A report by the Food
and Agriculture Organization of the United Nations (FAO) dives into the
potential advantages and concerns around new foods, new technologies and much
Whether it's new foods like jellyfish, edible insects and cell-based meat, or new technologies like blockchain, artificial intelligence and nanotechnology, the future promises exciting opportunities for feeding the world. However, the time to start preparing for any potential safety concerns is now.
A report by the Food and Agriculture Organization of the United Nations (FAO) looks at how major global drivers like economic growth, changing consumer behaviour and consumption patterns, a growing global population and the climate crisis will shape food safety in tomorrow’s world. The idea of this long-term thinking exercise is to help policy makers anticipate any future concerns, rather than react to them once they have already materialized.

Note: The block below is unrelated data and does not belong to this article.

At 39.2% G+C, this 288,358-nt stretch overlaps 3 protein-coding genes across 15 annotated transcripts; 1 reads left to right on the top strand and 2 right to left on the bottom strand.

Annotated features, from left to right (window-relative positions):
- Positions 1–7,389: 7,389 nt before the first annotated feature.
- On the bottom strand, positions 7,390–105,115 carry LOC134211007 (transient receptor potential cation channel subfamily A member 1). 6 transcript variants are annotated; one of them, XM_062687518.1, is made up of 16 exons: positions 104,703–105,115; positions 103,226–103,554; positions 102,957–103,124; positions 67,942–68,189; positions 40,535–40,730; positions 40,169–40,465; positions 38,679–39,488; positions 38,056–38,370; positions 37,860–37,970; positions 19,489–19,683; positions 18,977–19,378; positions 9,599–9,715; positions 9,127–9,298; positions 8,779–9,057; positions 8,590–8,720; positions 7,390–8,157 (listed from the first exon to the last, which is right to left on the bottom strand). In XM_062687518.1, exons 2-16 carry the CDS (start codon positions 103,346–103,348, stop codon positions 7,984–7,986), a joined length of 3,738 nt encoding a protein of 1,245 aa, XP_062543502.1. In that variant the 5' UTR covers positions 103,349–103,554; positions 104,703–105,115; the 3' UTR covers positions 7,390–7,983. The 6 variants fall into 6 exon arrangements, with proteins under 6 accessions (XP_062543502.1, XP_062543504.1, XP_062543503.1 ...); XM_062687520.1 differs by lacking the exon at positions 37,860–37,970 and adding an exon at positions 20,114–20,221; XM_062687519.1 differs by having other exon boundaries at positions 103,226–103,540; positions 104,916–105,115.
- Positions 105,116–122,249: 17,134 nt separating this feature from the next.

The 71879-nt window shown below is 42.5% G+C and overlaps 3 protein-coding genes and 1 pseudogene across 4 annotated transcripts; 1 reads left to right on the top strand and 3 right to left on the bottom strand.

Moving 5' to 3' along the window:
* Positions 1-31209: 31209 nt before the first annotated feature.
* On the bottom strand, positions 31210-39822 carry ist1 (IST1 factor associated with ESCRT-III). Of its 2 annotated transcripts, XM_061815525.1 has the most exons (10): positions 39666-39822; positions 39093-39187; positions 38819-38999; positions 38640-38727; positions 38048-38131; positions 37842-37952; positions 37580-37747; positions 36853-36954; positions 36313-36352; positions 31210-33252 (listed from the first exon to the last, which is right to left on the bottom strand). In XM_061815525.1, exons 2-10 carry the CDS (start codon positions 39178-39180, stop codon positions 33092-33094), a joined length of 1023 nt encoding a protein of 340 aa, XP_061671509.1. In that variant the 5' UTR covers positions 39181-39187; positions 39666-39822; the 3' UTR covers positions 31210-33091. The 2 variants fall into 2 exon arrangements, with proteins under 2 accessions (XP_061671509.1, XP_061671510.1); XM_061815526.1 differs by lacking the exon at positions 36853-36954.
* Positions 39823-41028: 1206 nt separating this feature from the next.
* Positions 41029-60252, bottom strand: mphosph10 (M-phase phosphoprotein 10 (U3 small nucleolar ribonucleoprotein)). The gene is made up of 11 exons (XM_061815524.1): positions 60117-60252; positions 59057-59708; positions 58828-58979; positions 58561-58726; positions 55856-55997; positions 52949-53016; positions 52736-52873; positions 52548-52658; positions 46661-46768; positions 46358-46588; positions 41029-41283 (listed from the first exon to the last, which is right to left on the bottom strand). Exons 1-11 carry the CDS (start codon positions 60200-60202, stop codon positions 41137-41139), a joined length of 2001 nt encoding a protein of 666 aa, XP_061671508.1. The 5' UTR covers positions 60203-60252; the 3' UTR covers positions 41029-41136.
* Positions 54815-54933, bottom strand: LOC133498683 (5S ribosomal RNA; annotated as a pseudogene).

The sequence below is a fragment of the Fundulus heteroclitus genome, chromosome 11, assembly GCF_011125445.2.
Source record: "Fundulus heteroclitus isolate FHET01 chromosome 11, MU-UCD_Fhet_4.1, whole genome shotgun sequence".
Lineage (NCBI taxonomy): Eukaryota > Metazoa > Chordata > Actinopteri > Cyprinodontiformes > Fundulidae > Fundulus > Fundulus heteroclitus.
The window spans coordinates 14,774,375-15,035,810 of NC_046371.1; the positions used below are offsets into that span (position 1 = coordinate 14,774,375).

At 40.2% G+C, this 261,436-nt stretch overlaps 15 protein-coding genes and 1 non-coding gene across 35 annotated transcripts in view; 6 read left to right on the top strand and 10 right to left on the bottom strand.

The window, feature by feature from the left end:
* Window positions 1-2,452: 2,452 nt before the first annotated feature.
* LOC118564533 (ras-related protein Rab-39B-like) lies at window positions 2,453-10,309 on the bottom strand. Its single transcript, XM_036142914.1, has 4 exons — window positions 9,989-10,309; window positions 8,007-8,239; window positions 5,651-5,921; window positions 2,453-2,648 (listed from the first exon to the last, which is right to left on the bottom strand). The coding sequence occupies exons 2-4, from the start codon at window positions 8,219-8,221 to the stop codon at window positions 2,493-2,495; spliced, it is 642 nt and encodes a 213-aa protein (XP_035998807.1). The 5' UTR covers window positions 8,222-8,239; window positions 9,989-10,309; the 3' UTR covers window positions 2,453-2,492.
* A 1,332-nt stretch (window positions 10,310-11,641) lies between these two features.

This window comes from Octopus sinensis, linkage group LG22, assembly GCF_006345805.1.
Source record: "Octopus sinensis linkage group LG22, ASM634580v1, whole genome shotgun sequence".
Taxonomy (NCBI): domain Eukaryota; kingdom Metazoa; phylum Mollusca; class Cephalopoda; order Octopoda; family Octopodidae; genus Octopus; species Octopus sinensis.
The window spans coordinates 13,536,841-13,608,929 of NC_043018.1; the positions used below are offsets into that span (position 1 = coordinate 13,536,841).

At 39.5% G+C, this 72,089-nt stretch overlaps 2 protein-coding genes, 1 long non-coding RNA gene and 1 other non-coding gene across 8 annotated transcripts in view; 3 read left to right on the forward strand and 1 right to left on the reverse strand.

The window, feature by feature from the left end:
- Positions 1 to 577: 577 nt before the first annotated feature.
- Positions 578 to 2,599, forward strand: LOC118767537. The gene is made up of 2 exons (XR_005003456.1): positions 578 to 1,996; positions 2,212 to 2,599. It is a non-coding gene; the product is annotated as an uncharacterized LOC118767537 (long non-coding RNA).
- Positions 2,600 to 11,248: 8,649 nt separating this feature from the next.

“We are in an era where technological and scientific innovations are revolutionizing the agrifood sector, including the food safety arena. It is important for countries to keep pace with these advances, particularly in a critical area like food safety, and for FAO to provide proactive advice on the application of science and innovation,” said FAO Chief Scientist Ismahane Elouafi.
The report -- Thinking about the
future of food safety - A foresight report -- maps out some of the most important emerging issues in food and agriculture with a focus on food safety implications, which are increasingly on the minds of consumers around the world. It adopts a foresight approach based on the idea that the roots of how the future may play out are already present today in the form of early signs. Monitoring these signs through the systematic gathering of intelligence increases the likelihood that policy makers will be better prepared to tackle emerging opportunities and challenges.